1932

Abstract

Rapid removal of apoptotic cells by phagocytes, a process known as efferocytosis, is key for the maintenance of tissue homeostasis, the resolution of inflammation, and tissue repair. However, impaired efferocytosis can result in the accumulation of apoptotic cells, subsequently triggering sterile inflammation through the release of endogenous factors such as DNA and nuclear proteins from membrane permeabilized dying cells. Here, we review the molecular basis of the three key phases of efferocytosis, that is, the detection, uptake, and degradation of apoptotic materials by phagocytes. We also discuss how defects in efferocytosis due to the alteration of phagocytes and dying cells can contribute to the low-grade chronic inflammation that occurs during aging, described as inflammaging. Lastly, we explore opportunities in targeting and harnessing the efferocytic machinery to limit aging-associated inflammatory diseases.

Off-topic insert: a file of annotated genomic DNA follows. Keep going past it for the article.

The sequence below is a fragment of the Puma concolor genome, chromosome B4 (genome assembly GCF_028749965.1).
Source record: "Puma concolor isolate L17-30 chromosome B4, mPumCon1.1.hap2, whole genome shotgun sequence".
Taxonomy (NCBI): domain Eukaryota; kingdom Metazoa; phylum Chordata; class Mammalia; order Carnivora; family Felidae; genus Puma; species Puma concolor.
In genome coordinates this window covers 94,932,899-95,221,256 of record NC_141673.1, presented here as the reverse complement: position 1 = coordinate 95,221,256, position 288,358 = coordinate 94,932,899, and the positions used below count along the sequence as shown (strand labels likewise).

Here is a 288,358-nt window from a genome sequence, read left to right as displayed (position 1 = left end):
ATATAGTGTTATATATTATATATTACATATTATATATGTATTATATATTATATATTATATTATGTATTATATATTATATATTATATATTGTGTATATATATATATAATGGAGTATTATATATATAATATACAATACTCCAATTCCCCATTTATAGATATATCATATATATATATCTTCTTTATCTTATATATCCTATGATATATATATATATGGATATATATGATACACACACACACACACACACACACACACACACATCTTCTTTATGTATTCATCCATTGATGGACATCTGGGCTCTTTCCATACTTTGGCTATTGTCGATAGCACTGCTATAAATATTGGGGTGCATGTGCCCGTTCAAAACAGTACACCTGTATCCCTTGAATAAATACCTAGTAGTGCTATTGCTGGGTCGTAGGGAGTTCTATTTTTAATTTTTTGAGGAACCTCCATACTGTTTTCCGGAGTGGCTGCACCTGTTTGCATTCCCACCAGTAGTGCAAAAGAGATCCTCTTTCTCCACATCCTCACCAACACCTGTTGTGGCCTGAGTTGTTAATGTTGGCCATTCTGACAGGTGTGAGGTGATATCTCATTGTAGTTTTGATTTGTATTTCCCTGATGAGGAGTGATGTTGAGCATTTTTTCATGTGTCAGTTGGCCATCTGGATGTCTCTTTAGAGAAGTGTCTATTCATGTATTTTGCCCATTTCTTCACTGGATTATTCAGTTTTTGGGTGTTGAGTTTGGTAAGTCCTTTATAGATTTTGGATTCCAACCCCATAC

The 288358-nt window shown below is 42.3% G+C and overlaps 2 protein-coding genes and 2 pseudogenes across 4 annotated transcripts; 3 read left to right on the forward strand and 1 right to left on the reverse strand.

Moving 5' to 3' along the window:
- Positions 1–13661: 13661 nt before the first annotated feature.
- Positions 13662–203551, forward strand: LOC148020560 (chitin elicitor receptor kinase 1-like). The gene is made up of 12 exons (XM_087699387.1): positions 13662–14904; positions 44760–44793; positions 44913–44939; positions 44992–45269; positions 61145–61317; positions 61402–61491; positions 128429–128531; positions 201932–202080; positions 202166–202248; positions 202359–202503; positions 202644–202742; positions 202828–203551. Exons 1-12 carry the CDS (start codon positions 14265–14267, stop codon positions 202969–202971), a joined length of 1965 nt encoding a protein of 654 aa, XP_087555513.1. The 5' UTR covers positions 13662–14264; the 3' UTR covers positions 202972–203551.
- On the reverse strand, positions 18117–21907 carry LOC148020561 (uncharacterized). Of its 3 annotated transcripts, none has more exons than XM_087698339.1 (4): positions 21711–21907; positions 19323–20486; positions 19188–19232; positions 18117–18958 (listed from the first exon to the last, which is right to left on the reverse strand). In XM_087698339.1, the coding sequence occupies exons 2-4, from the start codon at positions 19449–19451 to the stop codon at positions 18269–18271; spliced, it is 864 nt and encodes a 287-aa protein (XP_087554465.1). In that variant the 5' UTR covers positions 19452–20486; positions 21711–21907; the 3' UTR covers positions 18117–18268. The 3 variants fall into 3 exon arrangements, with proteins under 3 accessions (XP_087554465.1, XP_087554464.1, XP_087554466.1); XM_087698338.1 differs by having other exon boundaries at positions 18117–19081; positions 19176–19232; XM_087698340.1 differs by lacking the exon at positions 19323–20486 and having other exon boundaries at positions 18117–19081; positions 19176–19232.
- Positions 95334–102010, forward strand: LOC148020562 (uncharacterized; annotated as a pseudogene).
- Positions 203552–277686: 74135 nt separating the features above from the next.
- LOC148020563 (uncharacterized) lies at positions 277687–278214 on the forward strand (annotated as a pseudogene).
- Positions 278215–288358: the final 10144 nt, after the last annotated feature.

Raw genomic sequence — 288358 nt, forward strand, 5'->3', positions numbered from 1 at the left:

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2024-01-23
2024-06-14
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/content/journals/10.1146/annurev-pharmtox-032723-110507
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